Going forward it may be best to have an open conversation with clients and ask what their expectations are in regard to a retouch as more and more people choose self-acceptance and celebrate their imperfections. Just because we can change something doesn’t mean that we should.

via: Elle and The Independent

Brittany is a fashion and beauty photographer who works between NYC, Montana and LA. She photographs the way she has always wanted to feel and believes in the power of raw simplicity. When not behind a camera she can usually be found at a local coffeeshop, teaching fitness classes at the YMCA, or baking something fabulous in the kitchen.
Instagram: @brittanysmithphoto

Q&A Discussions

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  1. Randall Huleva

    As a 58 year old man who suffered from severe cystic acne well into my late 20’s and still has a lot of residual scarring, I understand the complexities of this issue first hand.

    EVERY portrait photographer needs to be EXTREMELY sensitive to the potential issues a client may have. Many physical problems, such as acne, can and do leave VERY deep emotional scars on their victims. Those who have never experienced a disfiguring condition can not begin to understand the deep seated pain and self-loathing that can result.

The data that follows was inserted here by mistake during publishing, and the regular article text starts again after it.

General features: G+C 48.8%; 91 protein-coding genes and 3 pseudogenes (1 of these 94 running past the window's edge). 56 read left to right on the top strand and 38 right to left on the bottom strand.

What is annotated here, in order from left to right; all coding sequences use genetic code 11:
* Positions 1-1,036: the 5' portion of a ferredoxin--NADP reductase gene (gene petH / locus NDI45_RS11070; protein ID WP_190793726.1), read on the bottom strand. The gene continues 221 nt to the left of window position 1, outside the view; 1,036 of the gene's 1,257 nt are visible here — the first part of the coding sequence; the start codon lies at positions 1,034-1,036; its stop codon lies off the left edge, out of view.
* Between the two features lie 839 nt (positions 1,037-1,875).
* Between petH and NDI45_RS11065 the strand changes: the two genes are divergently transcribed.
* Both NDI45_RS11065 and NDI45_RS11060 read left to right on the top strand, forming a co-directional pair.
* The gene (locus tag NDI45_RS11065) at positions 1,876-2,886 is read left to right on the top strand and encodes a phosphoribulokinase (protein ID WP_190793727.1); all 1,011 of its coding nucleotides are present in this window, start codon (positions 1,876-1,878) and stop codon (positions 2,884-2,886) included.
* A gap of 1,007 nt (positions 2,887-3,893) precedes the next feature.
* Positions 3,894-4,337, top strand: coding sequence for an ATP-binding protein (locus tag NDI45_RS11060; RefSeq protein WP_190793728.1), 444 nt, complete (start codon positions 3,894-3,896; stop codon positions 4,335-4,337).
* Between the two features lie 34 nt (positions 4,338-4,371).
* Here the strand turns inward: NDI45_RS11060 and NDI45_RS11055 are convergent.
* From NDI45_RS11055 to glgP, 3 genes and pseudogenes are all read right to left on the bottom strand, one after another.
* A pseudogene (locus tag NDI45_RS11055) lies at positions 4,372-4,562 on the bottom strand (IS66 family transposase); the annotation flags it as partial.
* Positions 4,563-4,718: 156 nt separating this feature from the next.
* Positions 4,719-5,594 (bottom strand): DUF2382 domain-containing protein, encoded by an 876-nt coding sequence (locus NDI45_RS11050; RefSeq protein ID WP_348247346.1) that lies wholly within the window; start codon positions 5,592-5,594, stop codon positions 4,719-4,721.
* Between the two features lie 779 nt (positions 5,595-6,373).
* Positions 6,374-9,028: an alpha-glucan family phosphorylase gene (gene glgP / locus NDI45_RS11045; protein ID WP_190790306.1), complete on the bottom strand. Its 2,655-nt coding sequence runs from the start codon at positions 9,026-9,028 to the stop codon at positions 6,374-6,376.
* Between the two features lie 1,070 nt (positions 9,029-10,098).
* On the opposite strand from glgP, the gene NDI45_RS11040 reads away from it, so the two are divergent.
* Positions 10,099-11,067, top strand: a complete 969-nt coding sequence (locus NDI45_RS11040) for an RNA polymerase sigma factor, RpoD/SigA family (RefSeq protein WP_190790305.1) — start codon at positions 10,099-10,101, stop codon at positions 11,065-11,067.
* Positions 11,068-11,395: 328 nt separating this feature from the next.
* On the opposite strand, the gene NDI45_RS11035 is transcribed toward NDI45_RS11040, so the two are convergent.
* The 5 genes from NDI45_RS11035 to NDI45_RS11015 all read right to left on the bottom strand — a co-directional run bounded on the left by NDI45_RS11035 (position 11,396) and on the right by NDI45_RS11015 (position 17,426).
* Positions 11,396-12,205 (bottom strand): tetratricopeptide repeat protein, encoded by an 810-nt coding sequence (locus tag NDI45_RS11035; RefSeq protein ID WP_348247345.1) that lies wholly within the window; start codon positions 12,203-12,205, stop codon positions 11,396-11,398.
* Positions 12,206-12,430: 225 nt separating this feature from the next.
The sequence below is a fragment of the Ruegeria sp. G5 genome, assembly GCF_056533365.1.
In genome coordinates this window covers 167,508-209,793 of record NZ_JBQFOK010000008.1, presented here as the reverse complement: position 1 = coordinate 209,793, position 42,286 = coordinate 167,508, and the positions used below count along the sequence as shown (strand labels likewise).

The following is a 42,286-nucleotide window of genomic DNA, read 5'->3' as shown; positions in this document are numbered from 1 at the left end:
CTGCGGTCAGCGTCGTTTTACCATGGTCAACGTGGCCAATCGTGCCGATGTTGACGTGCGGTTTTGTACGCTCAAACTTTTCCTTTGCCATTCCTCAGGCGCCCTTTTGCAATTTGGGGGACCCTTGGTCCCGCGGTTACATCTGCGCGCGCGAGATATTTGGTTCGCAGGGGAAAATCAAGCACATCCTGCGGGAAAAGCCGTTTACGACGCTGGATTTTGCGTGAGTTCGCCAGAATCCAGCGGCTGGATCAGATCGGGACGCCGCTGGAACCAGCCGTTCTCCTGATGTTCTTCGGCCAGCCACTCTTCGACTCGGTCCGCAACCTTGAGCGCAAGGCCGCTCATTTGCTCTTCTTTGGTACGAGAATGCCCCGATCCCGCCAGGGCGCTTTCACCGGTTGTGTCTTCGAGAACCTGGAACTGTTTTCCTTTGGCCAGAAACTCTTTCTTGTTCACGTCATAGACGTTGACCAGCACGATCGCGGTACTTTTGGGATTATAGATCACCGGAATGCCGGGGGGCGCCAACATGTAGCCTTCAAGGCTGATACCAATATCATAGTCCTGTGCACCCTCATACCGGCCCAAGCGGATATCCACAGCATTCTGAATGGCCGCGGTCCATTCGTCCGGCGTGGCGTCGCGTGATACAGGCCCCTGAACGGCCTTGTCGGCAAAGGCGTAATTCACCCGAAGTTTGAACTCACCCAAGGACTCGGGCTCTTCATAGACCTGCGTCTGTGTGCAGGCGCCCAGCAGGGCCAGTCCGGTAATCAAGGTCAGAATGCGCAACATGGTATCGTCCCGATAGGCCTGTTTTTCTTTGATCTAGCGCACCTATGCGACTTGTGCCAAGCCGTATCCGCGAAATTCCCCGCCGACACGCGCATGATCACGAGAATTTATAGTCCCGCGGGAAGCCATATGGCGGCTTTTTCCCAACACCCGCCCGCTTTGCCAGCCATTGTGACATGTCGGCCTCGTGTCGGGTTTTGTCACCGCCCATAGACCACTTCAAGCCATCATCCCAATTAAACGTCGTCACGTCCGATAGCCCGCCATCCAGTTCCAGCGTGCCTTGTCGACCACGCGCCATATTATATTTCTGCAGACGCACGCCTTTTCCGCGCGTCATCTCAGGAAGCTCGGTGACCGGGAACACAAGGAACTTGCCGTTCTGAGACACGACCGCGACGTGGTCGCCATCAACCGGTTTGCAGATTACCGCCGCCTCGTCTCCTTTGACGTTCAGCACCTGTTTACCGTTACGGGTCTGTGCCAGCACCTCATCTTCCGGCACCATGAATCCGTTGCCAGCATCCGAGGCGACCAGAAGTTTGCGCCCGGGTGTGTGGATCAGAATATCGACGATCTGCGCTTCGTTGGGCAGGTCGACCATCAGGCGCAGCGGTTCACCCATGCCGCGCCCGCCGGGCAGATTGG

To this day, I will not have my picture taken unless I can retouch the image before posting. YES…my profile picture has been retouvhed!

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  2. John Markus

    Acne is due to hormonal imbalances and other health causes. You should love yourself if you were born blind or are unable to walk due to a car accident, because those causes are outside your control. If you have a health problem, you should put your energy into fixing it. Doesn’t mean you can’t love yourself, but celebrating a totally fixable health problem will only make it worse, not better. Loving yourself just leads to narcissism. Having compassion for yourself leads to personal growth, empathy for others and real progress. Treat yourself with compassion and work on your acne. Don’t celebrate your acne. Would you tell your kid to celebrate failing a test at school? Or would you talk to them compassionately and offer them positive encouragement and advice instead?

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    • Peter Mueller

      HA!!… 

      “Would you tell your kid to celebrate failing a test at school?”

      That’s what we’ve been doing since the self-esteem movement blew up in the eighties. Everybody in the class gets a star! or Certificate. or Whatever.

      So yeah, that’s what’s been happening for the last thirty years or so.

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    • Giorgos Spiliotis

      [Giorgos Spiliotis has deleted this comment]

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    • Giorgos Spiliotis

      Well said!

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    • Brittany Smith

      Not everyone responds to medication, not everyone can afford it and it is worth consideration that acne is a side effect of many medications that is completely out of the person’s control. I think it is worth considering that it isn’t that black and white.